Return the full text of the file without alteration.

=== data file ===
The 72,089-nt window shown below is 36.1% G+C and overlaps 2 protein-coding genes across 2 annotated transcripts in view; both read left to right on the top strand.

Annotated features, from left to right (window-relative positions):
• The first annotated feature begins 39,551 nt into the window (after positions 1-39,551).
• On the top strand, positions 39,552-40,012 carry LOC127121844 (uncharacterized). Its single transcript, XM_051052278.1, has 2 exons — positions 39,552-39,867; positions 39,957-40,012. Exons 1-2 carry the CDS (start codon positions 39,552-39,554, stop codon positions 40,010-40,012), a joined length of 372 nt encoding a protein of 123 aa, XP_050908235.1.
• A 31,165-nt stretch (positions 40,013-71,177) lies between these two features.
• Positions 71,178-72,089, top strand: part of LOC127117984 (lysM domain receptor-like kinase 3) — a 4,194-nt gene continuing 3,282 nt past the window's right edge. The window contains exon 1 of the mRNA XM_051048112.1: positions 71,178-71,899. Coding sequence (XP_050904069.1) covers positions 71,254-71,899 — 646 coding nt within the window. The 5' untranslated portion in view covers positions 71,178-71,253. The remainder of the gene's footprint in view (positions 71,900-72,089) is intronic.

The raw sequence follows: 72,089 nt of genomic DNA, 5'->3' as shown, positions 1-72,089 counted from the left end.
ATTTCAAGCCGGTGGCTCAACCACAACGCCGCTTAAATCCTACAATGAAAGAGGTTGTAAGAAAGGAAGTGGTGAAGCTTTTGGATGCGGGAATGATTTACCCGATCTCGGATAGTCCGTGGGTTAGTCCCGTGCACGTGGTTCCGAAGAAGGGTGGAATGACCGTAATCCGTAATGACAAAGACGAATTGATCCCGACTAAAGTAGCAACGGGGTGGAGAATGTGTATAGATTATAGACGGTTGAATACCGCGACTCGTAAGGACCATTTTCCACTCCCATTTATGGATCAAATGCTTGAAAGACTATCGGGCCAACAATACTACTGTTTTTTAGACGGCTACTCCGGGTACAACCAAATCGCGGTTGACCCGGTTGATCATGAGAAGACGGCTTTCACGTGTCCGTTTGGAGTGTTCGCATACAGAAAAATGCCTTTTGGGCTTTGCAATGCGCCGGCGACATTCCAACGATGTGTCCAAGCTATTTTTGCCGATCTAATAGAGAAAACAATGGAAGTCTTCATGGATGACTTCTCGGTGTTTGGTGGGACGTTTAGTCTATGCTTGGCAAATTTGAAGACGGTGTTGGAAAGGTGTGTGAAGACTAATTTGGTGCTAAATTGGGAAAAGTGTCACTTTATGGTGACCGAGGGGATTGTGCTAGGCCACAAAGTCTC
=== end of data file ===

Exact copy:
The 72,089-nt window shown below is 36.1% G+C and overlaps 2 protein-coding genes across 2 annotated transcripts in view; both read left to right on the top strand.

Annotated features, from left to right (window-relative positions):
• The first annotated feature begins 39,551 nt into the window (after positions 1-39,551).
• On the top strand, positions 39,552-40,012 carry LOC127121844 (uncharacterized). Its single transcript, XM_051052278.1, has 2 exons — positions 39,552-39,867; positions 39,957-40,012. Exons 1-2 carry the CDS (start codon positions 39,552-39,554, stop codon positions 40,010-40,012), a joined length of 372 nt encoding a protein of 123 aa, XP_050908235.1.
• A 31,165-nt stretch (positions 40,013-71,177) lies between these two features.
• Positions 71,178-72,089, top strand: part of LOC127117984 (lysM domain receptor-like kinase 3) — a 4,194-nt gene continuing 3,282 nt past the window's right edge. The window contains exon 1 of the mRNA XM_051048112.1: positions 71,178-71,899. Coding sequence (XP_050904069.1) covers positions 71,254-71,899 — 646 coding nt within the window. The 5' untranslated portion in view covers positions 71,178-71,253. The remainder of the gene's footprint in view (positions 71,900-72,089) is intronic.

The raw sequence follows: 72,089 nt of genomic DNA, 5'->3' as shown, positions 1-72,089 counted from the left end.
ATTTCAAGCCGGTGGCTCAACCACAACGCCGCTTAAATCCTACAATGAAAGAGGTTGTAAGAAAGGAAGTGGTGAAGCTTTTGGATGCGGGAATGATTTACCCGATCTCGGATAGTCCGTGGGTTAGTCCCGTGCACGTGGTTCCGAAGAAGGGTGGAATGACCGTAATCCGTAATGACAAAGACGAATTGATCCCGACTAAAGTAGCAACGGGGTGGAGAATGTGTATAGATTATAGACGGTTGAATACCGCGACTCGTAAGGACCATTTTCCACTCCCATTTATGGATCAAATGCTTGAAAGACTATCGGGCCAACAATACTACTGTTTTTTAGACGGCTACTCCGGGTACAACCAAATCGCGGTTGACCCGGTTGATCATGAGAAGACGGCTTTCACGTGTCCGTTTGGAGTGTTCGCATACAGAAAAATGCCTTTTGGGCTTTGCAATGCGCCGGCGACATTCCAACGATGTGTCCAAGCTATTTTTGCCGATCTAATAGAGAAAACAATGGAAGTCTTCATGGATGACTTCTCGGTGTTTGGTGGGACGTTTAGTCTATGCTTGGCAAATTTGAAGACGGTGTTGGAAAGGTGTGTGAAGACTAATTTGGTGCTAAATTGGGAAAAGTGTCACTTTATGGTGACCGAGGGGATTGTGCTAGGCCACAAAGTCTC